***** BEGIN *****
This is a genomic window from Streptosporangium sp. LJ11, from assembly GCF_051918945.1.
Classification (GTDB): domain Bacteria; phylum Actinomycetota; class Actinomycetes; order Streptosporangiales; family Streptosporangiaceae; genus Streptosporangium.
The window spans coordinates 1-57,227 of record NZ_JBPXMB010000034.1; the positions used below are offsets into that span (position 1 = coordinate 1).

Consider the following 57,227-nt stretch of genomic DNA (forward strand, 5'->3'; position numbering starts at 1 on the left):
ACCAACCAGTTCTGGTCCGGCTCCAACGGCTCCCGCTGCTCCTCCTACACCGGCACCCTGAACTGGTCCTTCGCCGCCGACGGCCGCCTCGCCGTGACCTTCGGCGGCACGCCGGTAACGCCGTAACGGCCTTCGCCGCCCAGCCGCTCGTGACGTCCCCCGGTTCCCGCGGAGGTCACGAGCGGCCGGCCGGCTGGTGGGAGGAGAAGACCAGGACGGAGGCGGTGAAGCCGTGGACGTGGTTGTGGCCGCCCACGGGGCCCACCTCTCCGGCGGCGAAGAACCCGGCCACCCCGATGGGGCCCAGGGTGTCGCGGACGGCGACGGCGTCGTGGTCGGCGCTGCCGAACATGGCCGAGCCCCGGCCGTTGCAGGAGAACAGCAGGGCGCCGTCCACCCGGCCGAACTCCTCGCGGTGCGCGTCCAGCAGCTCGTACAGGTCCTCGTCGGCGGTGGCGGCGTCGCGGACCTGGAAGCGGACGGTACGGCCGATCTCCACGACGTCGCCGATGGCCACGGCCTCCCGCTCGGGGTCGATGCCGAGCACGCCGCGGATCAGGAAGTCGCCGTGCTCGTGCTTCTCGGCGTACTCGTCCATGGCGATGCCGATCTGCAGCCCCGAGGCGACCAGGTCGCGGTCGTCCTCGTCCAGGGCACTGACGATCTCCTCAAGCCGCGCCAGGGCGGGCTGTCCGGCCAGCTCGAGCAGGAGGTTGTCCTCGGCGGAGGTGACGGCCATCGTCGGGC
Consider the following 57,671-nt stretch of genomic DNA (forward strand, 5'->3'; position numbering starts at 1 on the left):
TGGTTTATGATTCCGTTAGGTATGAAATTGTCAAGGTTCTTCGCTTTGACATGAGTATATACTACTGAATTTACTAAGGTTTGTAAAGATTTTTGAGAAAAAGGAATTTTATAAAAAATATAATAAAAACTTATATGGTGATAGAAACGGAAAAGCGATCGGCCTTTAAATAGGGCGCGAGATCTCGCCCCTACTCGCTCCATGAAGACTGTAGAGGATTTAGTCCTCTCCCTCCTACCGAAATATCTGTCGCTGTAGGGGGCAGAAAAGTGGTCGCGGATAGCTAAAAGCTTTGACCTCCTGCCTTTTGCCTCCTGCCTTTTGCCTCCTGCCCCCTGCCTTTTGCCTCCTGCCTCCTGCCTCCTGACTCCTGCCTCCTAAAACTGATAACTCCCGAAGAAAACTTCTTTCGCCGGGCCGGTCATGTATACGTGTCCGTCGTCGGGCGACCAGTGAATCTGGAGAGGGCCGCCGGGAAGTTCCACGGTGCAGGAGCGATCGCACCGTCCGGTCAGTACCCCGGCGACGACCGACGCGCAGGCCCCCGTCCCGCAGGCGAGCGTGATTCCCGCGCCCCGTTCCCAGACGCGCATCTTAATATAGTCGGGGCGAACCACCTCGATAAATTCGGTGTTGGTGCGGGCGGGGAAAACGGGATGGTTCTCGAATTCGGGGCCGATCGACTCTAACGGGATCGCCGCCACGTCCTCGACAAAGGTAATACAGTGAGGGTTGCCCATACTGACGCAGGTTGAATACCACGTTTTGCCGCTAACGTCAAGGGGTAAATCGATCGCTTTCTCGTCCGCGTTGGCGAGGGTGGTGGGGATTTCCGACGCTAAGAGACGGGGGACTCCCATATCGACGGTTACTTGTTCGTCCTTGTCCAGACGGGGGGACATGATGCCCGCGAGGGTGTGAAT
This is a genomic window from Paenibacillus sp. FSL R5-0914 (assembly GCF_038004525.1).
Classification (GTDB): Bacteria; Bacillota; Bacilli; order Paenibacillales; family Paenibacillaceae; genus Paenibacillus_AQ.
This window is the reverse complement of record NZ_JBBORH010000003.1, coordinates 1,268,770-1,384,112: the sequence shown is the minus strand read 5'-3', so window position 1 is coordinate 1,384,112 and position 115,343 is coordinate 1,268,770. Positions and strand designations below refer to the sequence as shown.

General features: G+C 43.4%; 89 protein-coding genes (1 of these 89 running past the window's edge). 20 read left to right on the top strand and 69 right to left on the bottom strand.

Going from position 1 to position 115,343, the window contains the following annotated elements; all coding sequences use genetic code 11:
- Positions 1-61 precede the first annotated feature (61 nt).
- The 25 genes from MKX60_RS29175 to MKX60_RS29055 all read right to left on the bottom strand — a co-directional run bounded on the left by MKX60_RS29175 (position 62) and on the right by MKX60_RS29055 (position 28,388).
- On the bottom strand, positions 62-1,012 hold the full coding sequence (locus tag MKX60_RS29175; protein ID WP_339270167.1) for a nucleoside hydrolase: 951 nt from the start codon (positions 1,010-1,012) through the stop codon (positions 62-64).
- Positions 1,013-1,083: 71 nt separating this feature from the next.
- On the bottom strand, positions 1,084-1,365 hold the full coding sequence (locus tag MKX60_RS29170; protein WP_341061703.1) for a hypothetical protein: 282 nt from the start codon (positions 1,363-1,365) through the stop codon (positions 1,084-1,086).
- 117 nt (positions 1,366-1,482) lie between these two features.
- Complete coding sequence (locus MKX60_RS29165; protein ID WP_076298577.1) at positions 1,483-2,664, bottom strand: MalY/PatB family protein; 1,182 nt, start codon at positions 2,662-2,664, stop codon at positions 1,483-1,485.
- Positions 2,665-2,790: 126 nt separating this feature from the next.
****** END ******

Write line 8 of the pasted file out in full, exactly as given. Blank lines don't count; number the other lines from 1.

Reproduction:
This is a genomic window from Paenibacillus sp. FSL R5-0914 (assembly GCF_038004525.1).